Rebekah Matter, 26, a District lawyer, was trying to visit family in New Mexico. But her morning flight to Chicago was canceled. The airline rebooked her through St. Louis and Dallas-Fort Worth but canceled her last leg, to Albuquerque.

"I'm perturbed," Matter said as she inched through a line. "I could have been at work today. I feel like I'm in limbo. I'm not traveling, and I'm not at work. It was just a wasted day."

Faced with an influx of stranded passengers, airport officials at American's Dallas-Fort Worth hub kept restaurants open Tuesday night and handed out baby formula and diapers to families who ran out of such essentials, spokesmen said. American representatives said they were doing everything they could for their passengers, including helping them rebook flights on other carriers and giving them hotel and food vouchers.

Airline maintenance and the FAA's oversight of carriers' compliance with safety directives have become major issues since problems with lax safety checks at Southwest Airlines became public last month. FAA inspectors have accused a supervisor of improperly allowing 47 Southwest planes to keep flying last year after the carrier reported that the jets were late for inspections of potential cracking in their skins.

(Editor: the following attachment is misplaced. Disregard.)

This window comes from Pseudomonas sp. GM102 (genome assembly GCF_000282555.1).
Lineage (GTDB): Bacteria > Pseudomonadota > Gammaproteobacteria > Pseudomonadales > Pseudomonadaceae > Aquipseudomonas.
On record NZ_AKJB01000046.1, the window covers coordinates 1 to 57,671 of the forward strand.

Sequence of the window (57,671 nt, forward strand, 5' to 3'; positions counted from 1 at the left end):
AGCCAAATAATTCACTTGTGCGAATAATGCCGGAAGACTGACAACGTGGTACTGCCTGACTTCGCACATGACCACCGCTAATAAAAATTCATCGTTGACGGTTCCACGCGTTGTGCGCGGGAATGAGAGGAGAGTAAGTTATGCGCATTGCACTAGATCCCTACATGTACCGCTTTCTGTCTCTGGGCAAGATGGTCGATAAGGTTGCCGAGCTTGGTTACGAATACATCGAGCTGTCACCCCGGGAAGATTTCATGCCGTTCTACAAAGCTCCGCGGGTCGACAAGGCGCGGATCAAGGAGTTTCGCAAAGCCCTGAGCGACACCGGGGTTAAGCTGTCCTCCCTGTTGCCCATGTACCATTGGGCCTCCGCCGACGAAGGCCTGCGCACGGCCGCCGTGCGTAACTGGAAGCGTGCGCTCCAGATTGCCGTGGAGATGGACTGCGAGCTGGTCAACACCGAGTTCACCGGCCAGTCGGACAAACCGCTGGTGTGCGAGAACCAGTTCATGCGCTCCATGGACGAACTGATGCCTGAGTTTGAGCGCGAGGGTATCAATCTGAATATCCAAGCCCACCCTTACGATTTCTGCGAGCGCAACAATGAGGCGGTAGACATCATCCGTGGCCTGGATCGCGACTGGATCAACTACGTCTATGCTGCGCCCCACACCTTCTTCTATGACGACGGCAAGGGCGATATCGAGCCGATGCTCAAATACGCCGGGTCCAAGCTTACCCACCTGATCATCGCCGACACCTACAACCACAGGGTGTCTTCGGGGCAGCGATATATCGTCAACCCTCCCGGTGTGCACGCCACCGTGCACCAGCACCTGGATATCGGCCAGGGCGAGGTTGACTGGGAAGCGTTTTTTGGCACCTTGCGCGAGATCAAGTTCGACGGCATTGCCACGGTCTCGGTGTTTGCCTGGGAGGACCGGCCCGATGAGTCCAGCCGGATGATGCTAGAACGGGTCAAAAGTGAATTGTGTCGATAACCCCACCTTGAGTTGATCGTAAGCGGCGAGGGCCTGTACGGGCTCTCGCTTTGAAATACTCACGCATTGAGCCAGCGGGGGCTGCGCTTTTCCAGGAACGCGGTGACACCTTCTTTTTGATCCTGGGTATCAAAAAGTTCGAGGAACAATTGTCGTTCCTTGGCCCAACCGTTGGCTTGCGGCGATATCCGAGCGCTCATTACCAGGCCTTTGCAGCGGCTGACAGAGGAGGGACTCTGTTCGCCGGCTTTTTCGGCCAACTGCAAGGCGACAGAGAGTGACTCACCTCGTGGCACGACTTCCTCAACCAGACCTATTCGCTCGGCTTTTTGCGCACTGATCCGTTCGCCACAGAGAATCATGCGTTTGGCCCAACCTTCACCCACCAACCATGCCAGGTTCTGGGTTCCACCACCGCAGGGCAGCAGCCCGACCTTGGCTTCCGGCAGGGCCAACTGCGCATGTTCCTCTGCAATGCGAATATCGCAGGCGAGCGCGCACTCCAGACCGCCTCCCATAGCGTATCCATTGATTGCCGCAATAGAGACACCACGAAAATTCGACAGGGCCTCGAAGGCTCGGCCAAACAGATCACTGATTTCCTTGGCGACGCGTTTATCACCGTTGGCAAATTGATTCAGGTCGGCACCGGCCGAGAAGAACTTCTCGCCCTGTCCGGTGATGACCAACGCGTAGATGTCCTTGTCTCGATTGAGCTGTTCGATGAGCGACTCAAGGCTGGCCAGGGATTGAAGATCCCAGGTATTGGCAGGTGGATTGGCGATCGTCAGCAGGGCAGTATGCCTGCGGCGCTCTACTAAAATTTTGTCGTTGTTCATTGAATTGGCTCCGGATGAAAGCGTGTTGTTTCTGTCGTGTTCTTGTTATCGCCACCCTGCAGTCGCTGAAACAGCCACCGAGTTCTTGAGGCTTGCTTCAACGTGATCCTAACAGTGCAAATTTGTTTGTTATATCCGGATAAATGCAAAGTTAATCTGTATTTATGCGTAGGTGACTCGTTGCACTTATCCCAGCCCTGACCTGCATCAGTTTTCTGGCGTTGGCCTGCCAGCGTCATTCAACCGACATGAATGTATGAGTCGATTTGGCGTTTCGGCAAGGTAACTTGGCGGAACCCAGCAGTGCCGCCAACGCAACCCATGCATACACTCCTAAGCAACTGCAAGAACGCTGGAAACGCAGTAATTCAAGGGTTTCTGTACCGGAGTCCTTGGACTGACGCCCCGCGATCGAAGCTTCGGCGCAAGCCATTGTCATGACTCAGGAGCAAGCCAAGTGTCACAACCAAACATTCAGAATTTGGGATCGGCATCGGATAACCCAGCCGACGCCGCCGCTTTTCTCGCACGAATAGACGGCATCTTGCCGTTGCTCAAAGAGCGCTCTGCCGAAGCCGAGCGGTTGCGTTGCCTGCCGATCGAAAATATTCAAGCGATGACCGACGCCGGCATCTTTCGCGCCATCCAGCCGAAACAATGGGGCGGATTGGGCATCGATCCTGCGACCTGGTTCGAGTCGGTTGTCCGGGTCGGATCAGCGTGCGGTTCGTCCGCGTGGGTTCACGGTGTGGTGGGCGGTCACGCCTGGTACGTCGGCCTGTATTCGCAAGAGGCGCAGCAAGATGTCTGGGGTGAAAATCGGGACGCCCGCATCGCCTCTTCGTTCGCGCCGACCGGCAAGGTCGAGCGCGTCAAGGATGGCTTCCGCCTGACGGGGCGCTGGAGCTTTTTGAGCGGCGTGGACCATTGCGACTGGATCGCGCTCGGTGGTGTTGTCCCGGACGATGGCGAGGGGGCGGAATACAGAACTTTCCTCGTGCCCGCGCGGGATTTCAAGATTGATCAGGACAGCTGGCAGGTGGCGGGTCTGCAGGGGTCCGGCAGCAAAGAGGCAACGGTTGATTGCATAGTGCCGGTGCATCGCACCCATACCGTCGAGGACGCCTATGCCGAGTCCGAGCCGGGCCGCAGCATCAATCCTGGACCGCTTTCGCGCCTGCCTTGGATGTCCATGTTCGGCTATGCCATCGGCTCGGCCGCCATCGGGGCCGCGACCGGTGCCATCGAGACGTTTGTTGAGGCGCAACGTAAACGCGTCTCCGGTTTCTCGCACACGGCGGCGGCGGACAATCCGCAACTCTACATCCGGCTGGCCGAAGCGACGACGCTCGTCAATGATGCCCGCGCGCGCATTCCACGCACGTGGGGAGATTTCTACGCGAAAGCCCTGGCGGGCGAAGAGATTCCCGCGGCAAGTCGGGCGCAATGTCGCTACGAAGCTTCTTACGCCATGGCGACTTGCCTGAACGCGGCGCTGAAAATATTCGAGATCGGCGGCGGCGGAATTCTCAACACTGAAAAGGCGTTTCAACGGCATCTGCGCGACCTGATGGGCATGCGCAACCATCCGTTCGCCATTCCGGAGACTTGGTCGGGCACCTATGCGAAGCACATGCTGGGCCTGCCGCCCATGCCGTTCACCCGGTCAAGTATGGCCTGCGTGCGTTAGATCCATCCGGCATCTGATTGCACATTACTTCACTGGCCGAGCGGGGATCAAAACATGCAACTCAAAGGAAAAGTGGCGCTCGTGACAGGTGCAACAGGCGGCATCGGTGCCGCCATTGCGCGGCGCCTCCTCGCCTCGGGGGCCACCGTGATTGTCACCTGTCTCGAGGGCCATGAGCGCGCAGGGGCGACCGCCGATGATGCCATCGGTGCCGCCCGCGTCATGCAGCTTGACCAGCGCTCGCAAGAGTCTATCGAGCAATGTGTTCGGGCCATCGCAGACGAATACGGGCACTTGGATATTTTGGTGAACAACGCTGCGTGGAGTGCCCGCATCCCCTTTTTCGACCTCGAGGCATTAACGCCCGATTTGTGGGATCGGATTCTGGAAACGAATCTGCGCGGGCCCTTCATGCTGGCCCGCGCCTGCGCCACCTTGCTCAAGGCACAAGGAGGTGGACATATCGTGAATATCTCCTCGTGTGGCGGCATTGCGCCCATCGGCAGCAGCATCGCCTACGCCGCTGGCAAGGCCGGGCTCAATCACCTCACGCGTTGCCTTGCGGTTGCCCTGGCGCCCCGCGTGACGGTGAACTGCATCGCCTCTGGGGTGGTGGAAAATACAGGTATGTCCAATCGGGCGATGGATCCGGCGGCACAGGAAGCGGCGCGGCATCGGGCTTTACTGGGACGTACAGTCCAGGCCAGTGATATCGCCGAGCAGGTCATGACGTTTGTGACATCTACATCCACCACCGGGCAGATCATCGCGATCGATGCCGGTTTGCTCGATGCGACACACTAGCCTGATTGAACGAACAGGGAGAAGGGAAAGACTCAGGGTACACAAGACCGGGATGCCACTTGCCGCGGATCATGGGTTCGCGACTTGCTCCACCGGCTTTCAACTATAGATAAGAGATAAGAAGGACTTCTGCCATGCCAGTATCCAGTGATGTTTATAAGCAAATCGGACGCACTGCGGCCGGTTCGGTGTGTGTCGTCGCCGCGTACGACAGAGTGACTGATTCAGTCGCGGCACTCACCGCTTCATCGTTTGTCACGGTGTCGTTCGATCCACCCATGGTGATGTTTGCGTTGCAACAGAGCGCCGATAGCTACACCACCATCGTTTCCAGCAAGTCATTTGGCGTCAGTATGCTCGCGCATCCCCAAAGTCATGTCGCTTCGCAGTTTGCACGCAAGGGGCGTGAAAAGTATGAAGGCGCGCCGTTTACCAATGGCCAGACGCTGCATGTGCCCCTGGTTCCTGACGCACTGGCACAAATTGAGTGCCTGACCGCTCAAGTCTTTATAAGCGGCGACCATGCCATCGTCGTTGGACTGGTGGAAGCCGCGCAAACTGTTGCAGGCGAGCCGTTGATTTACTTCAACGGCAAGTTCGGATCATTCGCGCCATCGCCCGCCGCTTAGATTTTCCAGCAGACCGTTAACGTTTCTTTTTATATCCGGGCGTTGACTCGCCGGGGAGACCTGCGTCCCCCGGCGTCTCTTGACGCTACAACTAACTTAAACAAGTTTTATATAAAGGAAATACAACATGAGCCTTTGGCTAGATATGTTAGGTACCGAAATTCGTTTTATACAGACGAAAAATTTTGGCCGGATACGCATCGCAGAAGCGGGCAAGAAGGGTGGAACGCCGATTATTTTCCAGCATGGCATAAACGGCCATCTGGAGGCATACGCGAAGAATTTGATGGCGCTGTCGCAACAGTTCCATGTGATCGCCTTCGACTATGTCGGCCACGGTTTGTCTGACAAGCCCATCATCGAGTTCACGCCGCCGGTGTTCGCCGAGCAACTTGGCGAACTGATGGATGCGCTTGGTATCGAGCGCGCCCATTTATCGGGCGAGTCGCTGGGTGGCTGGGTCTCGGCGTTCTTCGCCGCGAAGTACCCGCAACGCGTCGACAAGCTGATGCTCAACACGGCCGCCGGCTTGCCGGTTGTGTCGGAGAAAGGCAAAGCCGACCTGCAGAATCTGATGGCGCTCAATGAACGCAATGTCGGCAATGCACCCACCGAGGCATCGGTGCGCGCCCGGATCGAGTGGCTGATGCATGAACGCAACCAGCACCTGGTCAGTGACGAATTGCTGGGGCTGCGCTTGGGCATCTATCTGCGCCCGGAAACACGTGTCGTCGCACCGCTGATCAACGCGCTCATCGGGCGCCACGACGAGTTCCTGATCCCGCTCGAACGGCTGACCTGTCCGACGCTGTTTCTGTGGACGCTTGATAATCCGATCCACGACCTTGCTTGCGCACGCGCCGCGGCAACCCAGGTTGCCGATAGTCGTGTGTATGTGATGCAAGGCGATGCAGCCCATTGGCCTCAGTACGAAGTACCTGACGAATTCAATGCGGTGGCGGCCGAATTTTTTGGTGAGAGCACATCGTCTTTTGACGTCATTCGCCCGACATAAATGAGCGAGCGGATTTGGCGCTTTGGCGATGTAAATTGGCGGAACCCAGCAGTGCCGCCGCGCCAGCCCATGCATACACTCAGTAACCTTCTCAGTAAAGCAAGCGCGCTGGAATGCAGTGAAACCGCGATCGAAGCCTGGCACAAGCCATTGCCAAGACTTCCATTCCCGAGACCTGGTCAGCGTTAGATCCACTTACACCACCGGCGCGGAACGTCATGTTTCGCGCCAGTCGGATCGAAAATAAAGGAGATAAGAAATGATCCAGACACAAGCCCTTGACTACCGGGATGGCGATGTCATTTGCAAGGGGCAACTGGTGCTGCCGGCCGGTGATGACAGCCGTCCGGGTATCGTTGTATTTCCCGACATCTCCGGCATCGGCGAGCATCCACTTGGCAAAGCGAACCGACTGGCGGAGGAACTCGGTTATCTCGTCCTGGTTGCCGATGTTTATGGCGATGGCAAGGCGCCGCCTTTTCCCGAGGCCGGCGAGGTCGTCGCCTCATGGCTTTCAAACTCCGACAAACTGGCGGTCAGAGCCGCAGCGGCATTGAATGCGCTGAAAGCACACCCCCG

Under congressional pressure, the FAA fined Southwest $10.2 million for that violation and launched an audit of how well air carriers comply with safety directives.

In recent weeks, several other carriers grounded planes to conduct inspections. United Airlines grounded its fleet of wide-body Boeing 777s to test fire-extinguishing systems in their cargo holds. And Southwest grounded 38 planes to make up for missed checks of cracks near windows.

On March 27, American and Delta grounded hundreds of MD-80s, MD-88s and MD-90s to conduct checks of the wiring bundles, located in the plane's right wheel wells and connected to auxiliary hydraulic pumps.

A federal safety directive required inspections and proper repairs to the wire bundles to "reduce the potential of an ignition source adjacent to the fuel tanks, which, in combination with flammable fuel vapors, could result in a fuel tank explosion," federal records show.